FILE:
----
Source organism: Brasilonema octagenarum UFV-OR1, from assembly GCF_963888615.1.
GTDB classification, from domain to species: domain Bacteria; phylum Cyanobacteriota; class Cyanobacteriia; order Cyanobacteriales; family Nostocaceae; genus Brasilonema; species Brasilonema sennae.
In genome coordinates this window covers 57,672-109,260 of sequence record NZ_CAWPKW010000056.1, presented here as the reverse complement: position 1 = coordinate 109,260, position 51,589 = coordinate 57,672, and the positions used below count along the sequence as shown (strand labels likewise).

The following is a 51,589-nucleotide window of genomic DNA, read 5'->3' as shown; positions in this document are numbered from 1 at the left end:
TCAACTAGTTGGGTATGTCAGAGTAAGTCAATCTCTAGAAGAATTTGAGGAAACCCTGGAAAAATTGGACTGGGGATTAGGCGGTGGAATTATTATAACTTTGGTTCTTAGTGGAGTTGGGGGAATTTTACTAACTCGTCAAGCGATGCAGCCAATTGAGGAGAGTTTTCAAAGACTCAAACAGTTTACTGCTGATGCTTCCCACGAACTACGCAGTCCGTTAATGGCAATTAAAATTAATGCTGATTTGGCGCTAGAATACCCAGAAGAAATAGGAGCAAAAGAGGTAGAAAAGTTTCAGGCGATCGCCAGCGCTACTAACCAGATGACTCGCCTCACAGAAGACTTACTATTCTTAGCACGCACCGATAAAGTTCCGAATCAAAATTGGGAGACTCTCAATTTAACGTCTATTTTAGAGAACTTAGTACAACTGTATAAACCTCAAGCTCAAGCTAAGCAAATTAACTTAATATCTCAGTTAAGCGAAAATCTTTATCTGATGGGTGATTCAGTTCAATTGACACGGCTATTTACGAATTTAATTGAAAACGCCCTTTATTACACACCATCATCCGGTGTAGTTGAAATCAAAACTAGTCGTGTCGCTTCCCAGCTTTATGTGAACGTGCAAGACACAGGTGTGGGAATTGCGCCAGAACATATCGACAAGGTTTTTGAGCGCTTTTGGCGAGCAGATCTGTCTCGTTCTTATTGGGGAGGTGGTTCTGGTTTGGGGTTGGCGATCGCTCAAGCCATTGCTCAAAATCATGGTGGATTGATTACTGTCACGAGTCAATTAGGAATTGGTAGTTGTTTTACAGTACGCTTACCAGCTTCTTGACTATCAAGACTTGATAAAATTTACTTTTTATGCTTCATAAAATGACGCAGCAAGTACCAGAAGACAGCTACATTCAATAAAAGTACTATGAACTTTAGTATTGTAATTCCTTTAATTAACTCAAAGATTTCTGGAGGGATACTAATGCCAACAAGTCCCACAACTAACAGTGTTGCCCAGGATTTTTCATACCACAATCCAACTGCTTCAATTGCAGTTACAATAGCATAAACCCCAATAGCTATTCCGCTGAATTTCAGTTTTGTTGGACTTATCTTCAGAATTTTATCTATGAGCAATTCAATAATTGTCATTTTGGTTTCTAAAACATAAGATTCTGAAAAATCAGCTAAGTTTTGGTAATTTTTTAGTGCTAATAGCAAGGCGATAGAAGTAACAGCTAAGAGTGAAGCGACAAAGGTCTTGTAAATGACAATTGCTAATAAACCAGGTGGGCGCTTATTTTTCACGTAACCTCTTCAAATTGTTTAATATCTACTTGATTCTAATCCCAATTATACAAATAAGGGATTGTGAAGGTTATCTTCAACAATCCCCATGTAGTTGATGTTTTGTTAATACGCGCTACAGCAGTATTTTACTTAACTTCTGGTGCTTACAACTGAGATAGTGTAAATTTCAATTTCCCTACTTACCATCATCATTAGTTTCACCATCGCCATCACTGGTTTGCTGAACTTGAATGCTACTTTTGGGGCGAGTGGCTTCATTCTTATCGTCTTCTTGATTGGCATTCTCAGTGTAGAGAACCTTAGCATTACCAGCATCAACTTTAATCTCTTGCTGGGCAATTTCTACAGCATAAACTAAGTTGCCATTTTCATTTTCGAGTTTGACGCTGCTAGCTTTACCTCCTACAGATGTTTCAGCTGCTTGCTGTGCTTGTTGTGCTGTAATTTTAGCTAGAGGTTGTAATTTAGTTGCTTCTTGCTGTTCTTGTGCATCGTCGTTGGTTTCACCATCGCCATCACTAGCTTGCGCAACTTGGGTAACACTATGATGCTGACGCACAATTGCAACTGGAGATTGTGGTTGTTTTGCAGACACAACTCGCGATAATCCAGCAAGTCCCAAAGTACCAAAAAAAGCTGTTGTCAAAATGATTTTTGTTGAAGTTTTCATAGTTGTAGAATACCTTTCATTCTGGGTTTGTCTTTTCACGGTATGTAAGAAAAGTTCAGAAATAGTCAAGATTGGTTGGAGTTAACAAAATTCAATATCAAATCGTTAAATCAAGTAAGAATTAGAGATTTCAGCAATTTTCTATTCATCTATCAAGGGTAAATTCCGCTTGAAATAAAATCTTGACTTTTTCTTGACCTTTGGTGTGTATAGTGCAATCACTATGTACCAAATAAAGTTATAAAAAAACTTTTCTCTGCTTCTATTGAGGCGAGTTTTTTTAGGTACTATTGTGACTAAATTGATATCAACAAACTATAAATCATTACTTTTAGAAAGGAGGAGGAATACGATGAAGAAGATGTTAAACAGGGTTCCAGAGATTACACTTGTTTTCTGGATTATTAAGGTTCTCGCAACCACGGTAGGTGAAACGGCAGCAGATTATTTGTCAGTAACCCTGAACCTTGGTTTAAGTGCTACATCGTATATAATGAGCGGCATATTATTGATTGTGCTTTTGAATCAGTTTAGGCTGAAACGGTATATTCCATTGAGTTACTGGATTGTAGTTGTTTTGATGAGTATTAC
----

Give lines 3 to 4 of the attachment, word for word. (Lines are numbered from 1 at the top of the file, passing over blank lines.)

In genome coordinates this window covers 57,672-109,260 of sequence record NZ_CAWPKW010000056.1, presented here as the reverse complement: position 1 = coordinate 109,260, position 51,589 = coordinate 57,672, and the positions used below count along the sequence as shown (strand labels likewise).

The following is a 51,589-nucleotide window of genomic DNA, read 5'->3' as shown; positions in this document are numbered from 1 at the left end: